The idea that intact trophic structures and diverse ecosystems are more resilient than their depauperate over-extracted kin has been tossed around in scientific circles for many years. The diversity = resilience hypothesis is getting new scrutiny in the oceans today because of the threats of acidification and warming temperatures. Can the seas survive better if they get to keep all their parts (even if we don't understand exactly how they work)?
The August issue of Current Biology has new evidence saying yes. Dr. Hugh Sweatman and many brave associates spent ten years being towed around the Great Barrier reef counting crown-of-thorns starfish. COTs are nasty, poisonous little buggers that swarm in waves, eating corals. Researchers found that areas open to fishing were 3.75 times more likely to have COTs outbreaks than no-take marine reserves in the same area. Adult fish aren't direct predators on the starfish -- since almost nothing can eat a 10" diameter helping of neurotoxins -- but having them around may protect invertebrates that prey on juvenile COTs. Time for more manta tows to figure out the causal mechanism and in the meantime, keep those marine reserves going.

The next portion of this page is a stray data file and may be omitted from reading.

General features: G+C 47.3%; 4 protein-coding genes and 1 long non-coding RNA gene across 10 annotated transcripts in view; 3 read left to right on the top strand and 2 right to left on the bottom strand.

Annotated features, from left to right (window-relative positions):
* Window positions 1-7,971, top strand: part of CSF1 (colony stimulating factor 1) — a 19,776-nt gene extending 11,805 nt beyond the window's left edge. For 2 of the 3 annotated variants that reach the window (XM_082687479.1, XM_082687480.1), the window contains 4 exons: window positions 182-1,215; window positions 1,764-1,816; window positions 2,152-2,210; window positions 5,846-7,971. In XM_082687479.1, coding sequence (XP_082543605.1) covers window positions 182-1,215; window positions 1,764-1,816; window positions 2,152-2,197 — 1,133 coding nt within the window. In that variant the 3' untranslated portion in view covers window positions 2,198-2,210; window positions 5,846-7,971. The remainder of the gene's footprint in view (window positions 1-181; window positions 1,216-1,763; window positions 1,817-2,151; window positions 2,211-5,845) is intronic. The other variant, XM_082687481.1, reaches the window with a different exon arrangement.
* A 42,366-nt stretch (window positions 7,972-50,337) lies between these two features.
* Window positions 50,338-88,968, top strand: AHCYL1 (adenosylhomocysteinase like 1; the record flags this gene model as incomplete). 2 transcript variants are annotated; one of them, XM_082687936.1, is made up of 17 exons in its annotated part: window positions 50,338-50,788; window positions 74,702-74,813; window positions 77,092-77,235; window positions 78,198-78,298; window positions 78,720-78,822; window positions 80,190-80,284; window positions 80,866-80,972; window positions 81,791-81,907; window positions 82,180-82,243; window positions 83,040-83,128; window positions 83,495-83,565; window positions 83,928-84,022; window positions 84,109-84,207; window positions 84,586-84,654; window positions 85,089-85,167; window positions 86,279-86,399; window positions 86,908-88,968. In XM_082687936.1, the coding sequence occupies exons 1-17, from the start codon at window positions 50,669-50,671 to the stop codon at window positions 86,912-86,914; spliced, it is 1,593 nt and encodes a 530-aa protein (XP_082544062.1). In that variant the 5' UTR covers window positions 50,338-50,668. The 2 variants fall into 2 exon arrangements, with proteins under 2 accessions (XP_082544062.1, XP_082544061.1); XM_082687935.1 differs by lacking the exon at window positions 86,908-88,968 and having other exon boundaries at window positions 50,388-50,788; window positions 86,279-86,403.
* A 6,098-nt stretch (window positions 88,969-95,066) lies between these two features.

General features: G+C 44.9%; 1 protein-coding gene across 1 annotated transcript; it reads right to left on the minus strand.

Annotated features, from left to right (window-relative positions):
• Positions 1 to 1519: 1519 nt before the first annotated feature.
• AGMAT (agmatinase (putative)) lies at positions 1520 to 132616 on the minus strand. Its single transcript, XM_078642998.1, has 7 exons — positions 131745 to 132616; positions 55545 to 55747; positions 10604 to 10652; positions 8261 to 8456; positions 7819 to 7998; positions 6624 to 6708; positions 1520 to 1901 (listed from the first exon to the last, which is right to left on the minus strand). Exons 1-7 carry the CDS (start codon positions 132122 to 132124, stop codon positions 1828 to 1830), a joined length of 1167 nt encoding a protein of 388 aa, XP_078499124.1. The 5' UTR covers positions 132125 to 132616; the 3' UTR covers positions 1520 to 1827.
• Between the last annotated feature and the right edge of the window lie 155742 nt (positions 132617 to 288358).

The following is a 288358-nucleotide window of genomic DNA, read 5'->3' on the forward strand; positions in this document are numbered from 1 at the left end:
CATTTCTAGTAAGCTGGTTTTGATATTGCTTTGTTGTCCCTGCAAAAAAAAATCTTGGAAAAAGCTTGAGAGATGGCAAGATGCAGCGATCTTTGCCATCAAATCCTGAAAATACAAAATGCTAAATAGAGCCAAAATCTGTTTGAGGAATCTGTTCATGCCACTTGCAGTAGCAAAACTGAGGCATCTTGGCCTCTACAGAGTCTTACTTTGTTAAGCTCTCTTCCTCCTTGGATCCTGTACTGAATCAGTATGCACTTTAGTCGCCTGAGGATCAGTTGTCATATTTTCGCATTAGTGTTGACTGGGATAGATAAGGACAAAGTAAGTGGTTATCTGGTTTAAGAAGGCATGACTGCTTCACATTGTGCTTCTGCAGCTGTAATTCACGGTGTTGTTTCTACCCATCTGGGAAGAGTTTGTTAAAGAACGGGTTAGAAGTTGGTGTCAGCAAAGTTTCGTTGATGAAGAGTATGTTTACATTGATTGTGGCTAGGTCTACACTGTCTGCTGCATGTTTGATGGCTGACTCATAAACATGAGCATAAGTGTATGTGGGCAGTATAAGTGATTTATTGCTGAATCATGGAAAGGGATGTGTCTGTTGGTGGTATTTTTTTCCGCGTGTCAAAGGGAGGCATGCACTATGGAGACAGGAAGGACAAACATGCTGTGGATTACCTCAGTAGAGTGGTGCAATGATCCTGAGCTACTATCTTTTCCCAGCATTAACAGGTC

You can get the full paper through the Australian Institute of Marine Science website.
Crown of Thorns photo © Alexey Bogdanov